Gansu district is China’s renewable energy homeland, having loads of sun and constant strong winds. Strong winds can either be a blessing or a pain in the arse, and for the next three days it was the later. While cycling through the open desolate landscape we battled a constant headwind, receiving reprieve only at the small poplar tree lined oasis towns that we occasionally cycled through. The going was tough, but our campsite for the night more than made up for it. Ruins from days of old were scattered along the side of the road and they provided the perfect shelter for our tent. Cup of tea in hand we watched the sunset colour the sky and the snow capped mountains that dominated the skyline to our south.
The weather remained volatile the next day with morning heat, afternoon windstorms followed by cold rainy weather. Along the freeway between Jiuquan and Jiangyuan we were battling a ripping crosswind with side wards rain, when a 4WD pulled out of a service station that we were passing and ran straight into me. As usual in China the driver had pulled out on to the road without looking for traffic. As I hurled a barrage of abuse at her, she stood there smiling and nodding like the idiot she was. Being hit by a car ratio – Astrid 2: Jude 1. Battered and bruised we continued on and were accosted by a group of Chinese cyclists. They led us to their bicycle shop where we posed for the mandatory photo shoot and then we played the ‘find a hotel that will accept foreigners’ game. It took 3 hours and we vowed to camp for the rest of the trip unless we knew of a backpackers in the town we were passing through.
During the Han dynasty when the Silk Road was at its peak, Jiangyuan was the gateway between China and the badlands to the west. A fort was built and the great wall was extended to keep the barbarians at bay. Sections of these structures remain, but as with all things ancient in China they were getting a thorough facelift. The fort was nice to see, but not worth the extortionate entry fee (in my opinion). With the continuing headwind we only managed 40km that afternoon. Setting up camp that night we discussed how amazing a tailwind the following day would be and we put a request out into the universe. Would it work?
Rising in the morning we put our heads out of the tent and checked the wind. During the night it had changed direction and we were ecstatic. We packed up quickly and hit the road, covering kilometres in half the time. By mid morning it had swung again, but we held on to hope as the road was changing direction soon, providing us with a tail wind again. In the distance we could see hundreds of giant wind turbines, and I was reminded of the current Australian governments idiocy when it comes to renewable energy. That afternoon we flew. Passed wind farms, passed Silk Road ruins, passed bizarre land formations, finally stopping on the side of a giant lake. A beautiful campsite should always be taken.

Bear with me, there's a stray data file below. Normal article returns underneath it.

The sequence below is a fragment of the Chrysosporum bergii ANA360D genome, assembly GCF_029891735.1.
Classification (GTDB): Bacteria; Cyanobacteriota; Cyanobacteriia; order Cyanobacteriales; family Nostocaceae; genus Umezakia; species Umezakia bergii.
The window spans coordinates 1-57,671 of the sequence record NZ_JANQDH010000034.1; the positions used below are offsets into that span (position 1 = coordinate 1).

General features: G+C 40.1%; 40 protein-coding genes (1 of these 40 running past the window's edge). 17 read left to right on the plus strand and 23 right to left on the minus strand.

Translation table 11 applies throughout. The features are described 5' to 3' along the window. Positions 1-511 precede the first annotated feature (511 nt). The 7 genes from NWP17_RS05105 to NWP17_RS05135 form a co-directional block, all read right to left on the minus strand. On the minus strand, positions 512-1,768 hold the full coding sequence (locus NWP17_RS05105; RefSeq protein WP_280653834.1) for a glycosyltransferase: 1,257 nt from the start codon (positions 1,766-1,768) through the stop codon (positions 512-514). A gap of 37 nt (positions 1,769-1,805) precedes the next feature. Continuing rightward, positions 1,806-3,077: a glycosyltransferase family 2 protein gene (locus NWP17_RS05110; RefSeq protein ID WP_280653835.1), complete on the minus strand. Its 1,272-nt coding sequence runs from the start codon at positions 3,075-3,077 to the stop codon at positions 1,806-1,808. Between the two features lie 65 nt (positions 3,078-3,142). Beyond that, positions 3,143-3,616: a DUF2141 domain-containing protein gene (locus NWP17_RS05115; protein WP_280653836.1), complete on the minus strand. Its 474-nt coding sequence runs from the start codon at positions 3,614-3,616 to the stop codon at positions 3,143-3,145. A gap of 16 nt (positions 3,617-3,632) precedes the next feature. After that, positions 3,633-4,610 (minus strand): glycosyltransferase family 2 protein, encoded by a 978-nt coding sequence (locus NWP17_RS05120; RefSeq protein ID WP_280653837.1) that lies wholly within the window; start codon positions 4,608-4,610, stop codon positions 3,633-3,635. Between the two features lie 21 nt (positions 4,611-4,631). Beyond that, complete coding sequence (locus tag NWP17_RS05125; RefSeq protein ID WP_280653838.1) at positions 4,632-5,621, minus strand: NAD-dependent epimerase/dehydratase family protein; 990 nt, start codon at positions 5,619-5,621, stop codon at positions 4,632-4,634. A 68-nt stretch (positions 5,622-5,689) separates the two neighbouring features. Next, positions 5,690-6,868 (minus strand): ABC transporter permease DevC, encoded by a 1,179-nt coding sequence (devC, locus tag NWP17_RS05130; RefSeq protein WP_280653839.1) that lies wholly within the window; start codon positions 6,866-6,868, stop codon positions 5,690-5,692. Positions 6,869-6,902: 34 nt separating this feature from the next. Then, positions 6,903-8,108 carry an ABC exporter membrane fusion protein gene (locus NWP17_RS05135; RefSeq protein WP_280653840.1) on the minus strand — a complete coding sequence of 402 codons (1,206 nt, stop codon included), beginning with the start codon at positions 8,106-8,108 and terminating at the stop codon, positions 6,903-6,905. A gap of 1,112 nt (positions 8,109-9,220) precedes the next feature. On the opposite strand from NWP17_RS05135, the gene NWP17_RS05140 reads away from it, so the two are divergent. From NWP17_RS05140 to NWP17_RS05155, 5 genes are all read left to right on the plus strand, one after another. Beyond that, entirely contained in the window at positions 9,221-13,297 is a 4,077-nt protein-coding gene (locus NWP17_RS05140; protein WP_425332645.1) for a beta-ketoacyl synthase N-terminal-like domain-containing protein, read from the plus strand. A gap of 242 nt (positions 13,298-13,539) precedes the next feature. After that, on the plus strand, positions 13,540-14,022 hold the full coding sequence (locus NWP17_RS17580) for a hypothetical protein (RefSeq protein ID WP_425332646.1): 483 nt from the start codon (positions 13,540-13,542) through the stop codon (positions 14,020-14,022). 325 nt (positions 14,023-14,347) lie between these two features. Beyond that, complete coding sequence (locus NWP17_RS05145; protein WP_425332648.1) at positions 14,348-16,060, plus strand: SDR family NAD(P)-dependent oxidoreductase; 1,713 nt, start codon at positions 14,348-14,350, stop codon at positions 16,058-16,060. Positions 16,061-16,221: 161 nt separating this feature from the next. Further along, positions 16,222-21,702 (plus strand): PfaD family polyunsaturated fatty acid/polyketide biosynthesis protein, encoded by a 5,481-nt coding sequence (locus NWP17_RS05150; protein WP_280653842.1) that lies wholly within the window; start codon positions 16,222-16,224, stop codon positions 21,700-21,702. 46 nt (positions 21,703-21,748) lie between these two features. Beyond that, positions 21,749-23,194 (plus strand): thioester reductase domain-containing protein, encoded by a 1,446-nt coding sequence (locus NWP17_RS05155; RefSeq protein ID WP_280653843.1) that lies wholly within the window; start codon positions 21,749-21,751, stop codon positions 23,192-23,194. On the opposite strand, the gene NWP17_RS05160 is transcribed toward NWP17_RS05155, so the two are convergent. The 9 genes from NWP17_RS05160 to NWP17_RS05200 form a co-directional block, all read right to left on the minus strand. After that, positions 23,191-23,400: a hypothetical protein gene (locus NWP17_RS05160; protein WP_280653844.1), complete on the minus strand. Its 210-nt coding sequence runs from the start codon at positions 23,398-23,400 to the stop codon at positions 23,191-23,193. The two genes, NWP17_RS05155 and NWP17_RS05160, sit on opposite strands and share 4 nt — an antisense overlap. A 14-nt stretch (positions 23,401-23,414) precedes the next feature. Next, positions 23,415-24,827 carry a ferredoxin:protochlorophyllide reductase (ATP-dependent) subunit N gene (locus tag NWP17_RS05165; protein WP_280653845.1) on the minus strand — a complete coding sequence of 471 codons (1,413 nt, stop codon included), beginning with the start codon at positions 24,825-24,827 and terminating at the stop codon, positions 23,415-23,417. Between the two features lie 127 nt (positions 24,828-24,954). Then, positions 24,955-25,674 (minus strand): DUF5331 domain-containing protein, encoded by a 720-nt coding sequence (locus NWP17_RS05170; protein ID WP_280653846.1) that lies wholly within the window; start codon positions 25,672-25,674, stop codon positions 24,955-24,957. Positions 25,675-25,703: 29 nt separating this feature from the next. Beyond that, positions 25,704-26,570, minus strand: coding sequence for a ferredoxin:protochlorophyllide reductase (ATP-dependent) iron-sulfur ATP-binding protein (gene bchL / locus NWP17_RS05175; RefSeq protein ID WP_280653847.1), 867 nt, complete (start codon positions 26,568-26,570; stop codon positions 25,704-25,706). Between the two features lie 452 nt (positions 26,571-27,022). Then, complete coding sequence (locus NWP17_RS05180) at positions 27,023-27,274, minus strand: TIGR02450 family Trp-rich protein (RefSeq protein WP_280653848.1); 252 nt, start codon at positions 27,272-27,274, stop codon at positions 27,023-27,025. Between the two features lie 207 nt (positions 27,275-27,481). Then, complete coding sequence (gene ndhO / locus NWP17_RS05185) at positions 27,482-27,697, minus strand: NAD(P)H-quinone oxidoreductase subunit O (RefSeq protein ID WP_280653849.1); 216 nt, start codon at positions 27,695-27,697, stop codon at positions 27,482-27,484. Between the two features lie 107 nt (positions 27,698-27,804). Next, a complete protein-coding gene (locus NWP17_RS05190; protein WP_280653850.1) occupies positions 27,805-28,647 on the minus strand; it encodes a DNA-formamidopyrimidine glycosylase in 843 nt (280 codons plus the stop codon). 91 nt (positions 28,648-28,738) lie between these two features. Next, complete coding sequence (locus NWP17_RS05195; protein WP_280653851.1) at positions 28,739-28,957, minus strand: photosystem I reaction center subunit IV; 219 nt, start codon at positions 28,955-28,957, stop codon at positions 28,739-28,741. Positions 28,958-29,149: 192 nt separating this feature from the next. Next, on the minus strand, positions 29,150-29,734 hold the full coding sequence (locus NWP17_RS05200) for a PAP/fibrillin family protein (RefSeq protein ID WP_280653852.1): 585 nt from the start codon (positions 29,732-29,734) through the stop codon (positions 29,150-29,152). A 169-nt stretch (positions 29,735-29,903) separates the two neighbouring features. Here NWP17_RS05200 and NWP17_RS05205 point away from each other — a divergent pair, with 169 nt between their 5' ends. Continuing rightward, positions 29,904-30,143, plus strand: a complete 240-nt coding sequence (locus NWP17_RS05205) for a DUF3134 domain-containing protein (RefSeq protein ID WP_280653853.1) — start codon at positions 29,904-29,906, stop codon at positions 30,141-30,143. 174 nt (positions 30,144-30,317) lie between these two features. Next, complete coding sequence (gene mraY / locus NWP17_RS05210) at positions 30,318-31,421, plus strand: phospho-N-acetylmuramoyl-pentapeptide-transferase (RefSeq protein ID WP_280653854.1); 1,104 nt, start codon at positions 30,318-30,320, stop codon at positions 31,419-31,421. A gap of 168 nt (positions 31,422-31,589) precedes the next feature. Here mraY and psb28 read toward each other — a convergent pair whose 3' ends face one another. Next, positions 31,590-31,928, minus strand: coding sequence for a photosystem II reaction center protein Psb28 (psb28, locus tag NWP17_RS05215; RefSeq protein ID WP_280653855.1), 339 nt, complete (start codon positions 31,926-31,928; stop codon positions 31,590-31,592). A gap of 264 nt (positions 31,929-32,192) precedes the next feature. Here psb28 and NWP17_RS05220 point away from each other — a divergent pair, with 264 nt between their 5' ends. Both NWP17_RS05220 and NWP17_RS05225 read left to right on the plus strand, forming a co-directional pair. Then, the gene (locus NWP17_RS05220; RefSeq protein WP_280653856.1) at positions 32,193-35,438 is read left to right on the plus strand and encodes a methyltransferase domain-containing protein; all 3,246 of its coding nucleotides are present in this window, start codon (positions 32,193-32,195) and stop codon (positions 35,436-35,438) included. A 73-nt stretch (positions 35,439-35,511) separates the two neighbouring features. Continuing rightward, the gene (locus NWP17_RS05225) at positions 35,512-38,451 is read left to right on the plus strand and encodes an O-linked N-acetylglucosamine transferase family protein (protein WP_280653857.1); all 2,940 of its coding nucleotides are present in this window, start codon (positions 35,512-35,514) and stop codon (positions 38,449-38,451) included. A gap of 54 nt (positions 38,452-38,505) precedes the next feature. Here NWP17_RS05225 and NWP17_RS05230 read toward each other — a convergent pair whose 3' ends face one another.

We had covered 165km that day and we had 160km to go until Dunhuang. The challenge was set. In the morning we could see a multitude of storms on the horizon. Our day was spent trying to outride them for as long as possible and when they hit we bunkered down in tunnels, drinking cups of tea and reading books. Despite storm induced delays we arrived in Dunhuang by the early afternoon. We celebrated with food and beer before attempting the frustrating search for accommodation – the place we had planned to stay no longer existed. During our search we located the large group of cyclists that we had heard about a few days earlier from cyclists going in the opposite direction. It was great to chat with them about their adventures and before we knew it the sun was setting and we still had nowhere to stay.
At 10pm we checked into Sha Zhouyi International Youth hostel, the place that became our home for the next six days. It was time to relax, well sort of. There was still that little visa issue that we needed to take care of. So which rules apply? Seems like you can get a second visa extension in our experience at this time. We arrived seven days before our visa expired as required by the government, to be told that in Dunhuang they only accept extension requests the day before the visa expires. After being provided every excuse under the sun as to why they could not help us we made a last-ditch effort and typed into Google translate “is there any way that you can help us please?”. Well it worked. We were sent off to the photography studio, had the forms issued and were asked to return in 3 days time to lodge the paperwork. Score!!!!
The main reason for our detour to Dunhuang was to visit the Magao Grottoes. 25kms southeast of Dunhuang, there are 735 caves carved into a 1.6km stretch of cliff face. The frescoes on the walls cover a thousand years of Buddhist paintings, the change in styles and content was fascinating. There were over a thousand Buddha images in each cave, and the colours and details are still vivid. The caves must be visited with a tour guide, and luckily we were the only English speakers there at the time, so we had our guide Michael all to ourselves. He told endless stories and filled our head with the history of this magical place. We did get to see the famed ‘library cave’ where 50,000 Buddhist manuscripts had been discovered and due to the instability of the time “sold off” for a pittance to opportunistic explorers from Europe. The whole experience was incredible.
The remainder of our time in Dunhuang was spent drinking cups of tea, organising our visa extension, tinkering with the bikes, preparing for the next leg of the journey, catching up with family and friends via Skype, and exploring the culinary delights of the city with fellow Aussies Jill and Richard. The local burger with as side of tempura mushrooms and a cold beer was an afternoon favourite.
Talking of cold beer, it’s time to go an enjoy one.
So all my love as always,